• Lunar Prospector;
  • thermal and epithermal neutrons;
  • subsurface lunar temperature;
  • MCNP;
  • lunar soil compositions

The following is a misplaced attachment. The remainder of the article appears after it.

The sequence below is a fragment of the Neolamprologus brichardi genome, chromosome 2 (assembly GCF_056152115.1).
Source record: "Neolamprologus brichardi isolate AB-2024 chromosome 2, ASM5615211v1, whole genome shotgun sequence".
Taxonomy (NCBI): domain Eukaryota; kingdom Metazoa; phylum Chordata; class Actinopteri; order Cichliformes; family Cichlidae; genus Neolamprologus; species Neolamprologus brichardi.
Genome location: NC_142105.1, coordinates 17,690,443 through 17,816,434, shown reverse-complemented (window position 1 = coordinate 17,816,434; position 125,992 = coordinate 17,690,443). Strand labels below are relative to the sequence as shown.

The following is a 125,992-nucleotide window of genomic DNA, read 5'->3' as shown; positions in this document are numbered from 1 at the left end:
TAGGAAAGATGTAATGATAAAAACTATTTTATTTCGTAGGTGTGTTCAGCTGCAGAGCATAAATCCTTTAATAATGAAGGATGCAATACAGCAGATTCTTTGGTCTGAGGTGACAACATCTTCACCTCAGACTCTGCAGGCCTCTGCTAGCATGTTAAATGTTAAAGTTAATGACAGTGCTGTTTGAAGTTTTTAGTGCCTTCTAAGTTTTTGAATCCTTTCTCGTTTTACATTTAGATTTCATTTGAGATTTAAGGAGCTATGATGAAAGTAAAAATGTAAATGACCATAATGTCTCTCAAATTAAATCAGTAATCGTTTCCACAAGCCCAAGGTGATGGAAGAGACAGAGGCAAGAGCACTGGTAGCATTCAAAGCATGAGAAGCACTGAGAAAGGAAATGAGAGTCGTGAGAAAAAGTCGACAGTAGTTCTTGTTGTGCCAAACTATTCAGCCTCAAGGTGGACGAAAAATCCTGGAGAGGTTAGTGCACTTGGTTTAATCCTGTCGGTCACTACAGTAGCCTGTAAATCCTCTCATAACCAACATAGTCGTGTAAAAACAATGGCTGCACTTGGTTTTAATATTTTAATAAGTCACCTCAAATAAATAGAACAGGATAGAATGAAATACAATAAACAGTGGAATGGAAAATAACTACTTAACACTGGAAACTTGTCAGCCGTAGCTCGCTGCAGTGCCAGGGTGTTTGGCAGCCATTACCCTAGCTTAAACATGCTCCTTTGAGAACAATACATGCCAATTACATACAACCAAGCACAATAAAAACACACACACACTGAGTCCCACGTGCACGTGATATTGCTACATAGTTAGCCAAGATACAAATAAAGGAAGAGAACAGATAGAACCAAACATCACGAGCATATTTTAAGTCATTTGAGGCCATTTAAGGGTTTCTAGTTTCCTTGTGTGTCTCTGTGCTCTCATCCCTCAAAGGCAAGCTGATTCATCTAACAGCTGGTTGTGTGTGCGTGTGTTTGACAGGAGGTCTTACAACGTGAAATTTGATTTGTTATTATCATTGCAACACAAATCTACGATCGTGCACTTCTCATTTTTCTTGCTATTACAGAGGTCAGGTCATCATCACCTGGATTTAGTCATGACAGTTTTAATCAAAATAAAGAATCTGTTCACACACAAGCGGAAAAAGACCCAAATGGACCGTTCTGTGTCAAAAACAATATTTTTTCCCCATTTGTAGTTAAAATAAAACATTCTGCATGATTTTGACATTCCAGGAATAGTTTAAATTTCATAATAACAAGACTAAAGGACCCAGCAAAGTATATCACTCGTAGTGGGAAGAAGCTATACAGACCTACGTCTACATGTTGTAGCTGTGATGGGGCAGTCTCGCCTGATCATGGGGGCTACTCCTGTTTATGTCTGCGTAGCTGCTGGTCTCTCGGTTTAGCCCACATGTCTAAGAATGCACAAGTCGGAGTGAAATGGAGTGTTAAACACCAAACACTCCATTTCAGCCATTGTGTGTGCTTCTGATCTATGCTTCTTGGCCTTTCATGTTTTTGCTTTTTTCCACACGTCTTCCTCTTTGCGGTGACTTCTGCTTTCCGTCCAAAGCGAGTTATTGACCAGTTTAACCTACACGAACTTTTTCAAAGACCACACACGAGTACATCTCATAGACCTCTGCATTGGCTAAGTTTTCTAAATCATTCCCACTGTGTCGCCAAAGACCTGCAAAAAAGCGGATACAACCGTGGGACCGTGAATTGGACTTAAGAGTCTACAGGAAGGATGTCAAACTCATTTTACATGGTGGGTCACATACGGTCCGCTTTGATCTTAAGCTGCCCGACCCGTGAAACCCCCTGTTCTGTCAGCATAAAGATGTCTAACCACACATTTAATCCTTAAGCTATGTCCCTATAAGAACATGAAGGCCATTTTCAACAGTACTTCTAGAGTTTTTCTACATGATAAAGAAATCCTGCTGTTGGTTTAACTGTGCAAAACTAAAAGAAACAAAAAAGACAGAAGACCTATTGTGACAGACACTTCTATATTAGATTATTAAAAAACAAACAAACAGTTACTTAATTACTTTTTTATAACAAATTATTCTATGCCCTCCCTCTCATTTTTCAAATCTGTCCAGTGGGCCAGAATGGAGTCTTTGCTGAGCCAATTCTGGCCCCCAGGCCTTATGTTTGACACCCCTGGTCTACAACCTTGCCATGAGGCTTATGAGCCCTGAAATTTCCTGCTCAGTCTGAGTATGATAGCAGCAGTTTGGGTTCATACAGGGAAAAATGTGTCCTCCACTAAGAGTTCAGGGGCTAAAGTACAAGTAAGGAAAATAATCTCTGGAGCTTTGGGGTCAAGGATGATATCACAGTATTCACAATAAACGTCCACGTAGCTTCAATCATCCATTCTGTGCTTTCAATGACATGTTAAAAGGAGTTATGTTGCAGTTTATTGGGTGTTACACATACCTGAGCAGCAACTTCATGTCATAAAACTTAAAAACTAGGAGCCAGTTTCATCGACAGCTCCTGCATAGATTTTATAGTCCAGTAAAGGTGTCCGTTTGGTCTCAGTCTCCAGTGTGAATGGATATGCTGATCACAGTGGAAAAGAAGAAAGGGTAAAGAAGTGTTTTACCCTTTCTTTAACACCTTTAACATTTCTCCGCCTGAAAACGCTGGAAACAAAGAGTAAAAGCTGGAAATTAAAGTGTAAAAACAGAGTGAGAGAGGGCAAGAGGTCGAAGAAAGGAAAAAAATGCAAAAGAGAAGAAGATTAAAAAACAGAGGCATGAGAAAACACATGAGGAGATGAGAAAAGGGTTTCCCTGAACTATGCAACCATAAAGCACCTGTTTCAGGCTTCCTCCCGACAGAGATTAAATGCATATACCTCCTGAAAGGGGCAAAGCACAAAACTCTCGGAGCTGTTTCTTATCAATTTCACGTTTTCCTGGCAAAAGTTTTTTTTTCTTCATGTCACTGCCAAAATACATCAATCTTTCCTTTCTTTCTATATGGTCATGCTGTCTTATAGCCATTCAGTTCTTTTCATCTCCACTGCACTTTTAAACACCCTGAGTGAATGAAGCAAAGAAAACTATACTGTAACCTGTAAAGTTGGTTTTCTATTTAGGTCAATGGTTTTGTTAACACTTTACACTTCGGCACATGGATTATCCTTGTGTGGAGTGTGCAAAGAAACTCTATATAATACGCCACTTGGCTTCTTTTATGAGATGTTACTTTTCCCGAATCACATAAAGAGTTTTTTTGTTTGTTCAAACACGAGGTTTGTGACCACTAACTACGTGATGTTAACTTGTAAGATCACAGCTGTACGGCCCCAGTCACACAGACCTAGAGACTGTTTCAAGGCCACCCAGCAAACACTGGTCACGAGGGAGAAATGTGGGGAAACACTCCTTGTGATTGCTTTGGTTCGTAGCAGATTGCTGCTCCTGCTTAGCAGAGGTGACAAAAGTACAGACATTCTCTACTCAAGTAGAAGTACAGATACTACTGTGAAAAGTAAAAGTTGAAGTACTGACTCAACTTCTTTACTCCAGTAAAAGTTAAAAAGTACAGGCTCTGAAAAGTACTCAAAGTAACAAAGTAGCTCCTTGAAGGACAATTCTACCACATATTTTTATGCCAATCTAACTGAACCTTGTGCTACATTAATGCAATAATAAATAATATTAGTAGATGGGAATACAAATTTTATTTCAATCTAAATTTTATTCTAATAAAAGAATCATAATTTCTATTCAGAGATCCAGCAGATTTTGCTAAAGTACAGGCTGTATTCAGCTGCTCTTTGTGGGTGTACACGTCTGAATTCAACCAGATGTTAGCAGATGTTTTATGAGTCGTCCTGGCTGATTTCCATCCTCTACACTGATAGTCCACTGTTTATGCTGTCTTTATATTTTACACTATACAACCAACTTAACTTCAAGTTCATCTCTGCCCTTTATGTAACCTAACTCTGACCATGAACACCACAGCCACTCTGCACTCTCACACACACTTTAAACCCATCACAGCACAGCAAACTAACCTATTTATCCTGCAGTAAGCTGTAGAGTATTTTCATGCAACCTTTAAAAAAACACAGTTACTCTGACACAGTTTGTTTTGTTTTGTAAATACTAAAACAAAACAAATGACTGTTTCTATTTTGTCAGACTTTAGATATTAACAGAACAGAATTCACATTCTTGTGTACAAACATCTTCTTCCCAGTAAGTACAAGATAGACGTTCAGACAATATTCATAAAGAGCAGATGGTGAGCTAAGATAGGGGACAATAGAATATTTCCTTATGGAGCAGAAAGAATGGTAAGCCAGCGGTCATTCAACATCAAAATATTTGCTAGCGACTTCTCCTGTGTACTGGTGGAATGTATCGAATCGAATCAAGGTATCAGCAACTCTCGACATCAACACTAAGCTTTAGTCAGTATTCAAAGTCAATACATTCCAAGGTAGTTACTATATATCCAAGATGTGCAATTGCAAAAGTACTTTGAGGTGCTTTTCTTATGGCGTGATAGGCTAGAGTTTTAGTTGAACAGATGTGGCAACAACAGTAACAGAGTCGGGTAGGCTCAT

[1] Planetary thermal neutron fluxes provide a sensitive proxy for mafic and feldspathic terranes and are also necessary for translating measured gamma-ray line strengths to elemental abundances. Both functions require a model for near-surface temperatures and a knowledge of the dependence of thermal neutron flux on temperature. We have explored this dependence for a representative sample of lunar soil compositions and surface temperatures using the Monte Carlo N-Particle Code (MCNP™)(MNCP is a trademark of the Regents of the University of California, Los Alamos National Laboratory). For all soil samples, the neutron density is found to be independent of temperature, in accord with neutron moderation theory. The thermal neutron flux, however, does vary with temperature in a way that depends on Δ, the ratio of macroscopic absorption to energy-loss cross sections of soil compositions. The weakest dependence is for the largest Δ (which corresponds to the Apollo 17 high-Ti basalt in our soil selection), and the largest dependence is for the lowest Δ (which corresponds to ferroan anorthosite, [FAN] in our selection). For the lunar model simulated, the depth at which the thermal neutron population is most sensitive to temperature is ∼30 g cm−2. These simulations were compared with the flux of thermal neutrons measured using the Lunar Prospector neutron spectrometer over the lunar highlands using a subsurface temperature profile that varies with latitude, λ, as Cos1/4λ. Model results assuming equatorial temperatures of 200 and 250 K are in reasonable agreement with measured data. This range of equatorial temperatures is not inconsistent with the average temperature measured below the diurnal thermal wave at the equator, Tmeas = 252 ± 3 K [Langseth and Keihm, 1977].